A stern message from China

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By Rajiv Jayaram

After India and China went to war in 1962 over a poorly demarcated, porous border more than 3,400 km long, occasional skirmishes between militaries of both nations over the boundary called Line of Actual Control were rare and low key that were quickly defused.

Endless talks are going for decades to settle the border dispute, but the hazard it poses to bilateral relations and regional stability has been clear as both nations execute military infrastructure upgrades along the LAC at a rapid pace and China under President Xi Jinping pushes a strident, uncompromising stance on the country’s land and maritime boundaries all around by bullying neighbours, provoking international alarm.

The uneasy calm on the LAC was shattered on June 15 when a simmering stand-off suddenly escalated into a deadly brawl in the strategic Galwan Valley in eastern Ladakh, resulting in the death of at least 20 Indian soldiers and heightening tensions between the two nations. Curiously, authoritarian China has not acknowledged any casualties among its forces but it is likely that its People’s Liberation Army have suffered some after hours of hand-to-hand, high-altitude combat.

While reports say that no shots were fired on Monday in accordance with the 1996 bilateral agreement that restrains use of guns or explosives near the LAC, the use of weapons made from iron rods studded with nails used by Chinese soldiers to beat Indian soldiers to death embodies the savagery of the clashes.

Both sides accuse the other of provoking the barbaric attack by staging an incursion across the LAC. However, it occurred as China repeated its devious pattern of pressing territorial claims beyond the boundary and refusing to vacate occupied positions to make it a fait accompli.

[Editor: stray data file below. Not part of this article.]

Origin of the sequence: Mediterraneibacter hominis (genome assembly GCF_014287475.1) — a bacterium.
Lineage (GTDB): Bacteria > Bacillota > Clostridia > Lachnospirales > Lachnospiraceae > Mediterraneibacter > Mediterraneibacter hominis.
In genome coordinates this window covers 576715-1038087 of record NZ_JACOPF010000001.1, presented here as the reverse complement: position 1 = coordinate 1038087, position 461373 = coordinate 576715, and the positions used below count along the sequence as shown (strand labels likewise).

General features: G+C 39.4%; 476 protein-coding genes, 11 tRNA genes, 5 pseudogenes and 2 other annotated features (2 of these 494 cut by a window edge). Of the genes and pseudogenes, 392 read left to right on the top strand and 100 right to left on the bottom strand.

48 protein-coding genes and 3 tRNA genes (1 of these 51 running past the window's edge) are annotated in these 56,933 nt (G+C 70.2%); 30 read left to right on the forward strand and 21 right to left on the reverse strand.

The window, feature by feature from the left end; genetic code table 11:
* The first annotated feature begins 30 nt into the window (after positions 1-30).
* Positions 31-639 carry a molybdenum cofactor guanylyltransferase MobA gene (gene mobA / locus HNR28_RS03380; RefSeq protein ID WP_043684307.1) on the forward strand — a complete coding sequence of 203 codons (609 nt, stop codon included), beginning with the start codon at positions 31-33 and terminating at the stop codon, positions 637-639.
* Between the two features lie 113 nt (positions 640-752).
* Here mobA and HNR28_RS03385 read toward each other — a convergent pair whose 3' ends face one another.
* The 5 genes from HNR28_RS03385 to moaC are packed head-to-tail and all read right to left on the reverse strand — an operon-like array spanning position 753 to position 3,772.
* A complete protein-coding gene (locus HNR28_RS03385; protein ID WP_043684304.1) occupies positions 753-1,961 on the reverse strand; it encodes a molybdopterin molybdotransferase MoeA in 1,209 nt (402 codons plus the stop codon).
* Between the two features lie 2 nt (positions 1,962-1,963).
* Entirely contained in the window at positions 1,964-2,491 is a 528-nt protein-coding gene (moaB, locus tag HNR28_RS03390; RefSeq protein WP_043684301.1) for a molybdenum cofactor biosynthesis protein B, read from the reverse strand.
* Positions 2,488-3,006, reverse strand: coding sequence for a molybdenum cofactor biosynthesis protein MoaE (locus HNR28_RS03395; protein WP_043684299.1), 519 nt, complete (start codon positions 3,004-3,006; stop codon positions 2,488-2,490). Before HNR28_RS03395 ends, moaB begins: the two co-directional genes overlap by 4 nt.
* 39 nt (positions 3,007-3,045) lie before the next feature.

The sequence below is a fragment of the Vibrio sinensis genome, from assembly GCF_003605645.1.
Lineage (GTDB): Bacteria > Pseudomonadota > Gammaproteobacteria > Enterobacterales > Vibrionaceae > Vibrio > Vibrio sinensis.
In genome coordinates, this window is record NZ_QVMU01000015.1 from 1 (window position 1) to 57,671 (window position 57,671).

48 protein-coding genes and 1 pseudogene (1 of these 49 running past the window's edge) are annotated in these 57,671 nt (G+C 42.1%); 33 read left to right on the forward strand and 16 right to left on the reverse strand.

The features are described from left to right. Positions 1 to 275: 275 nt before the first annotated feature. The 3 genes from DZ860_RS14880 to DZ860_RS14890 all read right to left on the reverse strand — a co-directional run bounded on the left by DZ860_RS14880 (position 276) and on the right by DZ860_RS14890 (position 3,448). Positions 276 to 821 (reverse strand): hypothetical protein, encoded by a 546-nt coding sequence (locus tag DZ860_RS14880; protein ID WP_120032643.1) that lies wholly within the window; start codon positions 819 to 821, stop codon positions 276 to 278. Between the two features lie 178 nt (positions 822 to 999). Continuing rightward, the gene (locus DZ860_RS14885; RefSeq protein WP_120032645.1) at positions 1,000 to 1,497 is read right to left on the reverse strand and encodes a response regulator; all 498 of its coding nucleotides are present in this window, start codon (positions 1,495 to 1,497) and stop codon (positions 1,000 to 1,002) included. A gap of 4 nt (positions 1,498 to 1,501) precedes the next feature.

With the latest clash, the PLA has sent a stern message to India to refrain from boosting its military capabilities along the LAC while also indicating that Chinese incursions will continue. It is a signal meant to warn that China will assert its claims by intimidating India as it does others, even as it attempts to build a network of client states in South Asia selling its Belt and Road Initiative, the China-Pakistan Economic Corridor that will pass through disputed parts of India’s borders among them.

The Wuhan and Chennai summitry between Prime Minister Narendra Modi and President Xi appears to have done little to moderate China’s belligerent behaviour. The LAC attack comes as Nepal has stirred a row with India, many believe at China’s behest, over a map of their own border regions. Fraying of our ties with Nepal is another symptom of India’s diplomatic failure to counter China.

Standing up to Chinese threat calls for deft diplomacy and recalibration of ties with Beijing on India’s part while remaining on its guard.

The author, a former Economic Times editorial staffer, is a writer and editor living in Delhi.





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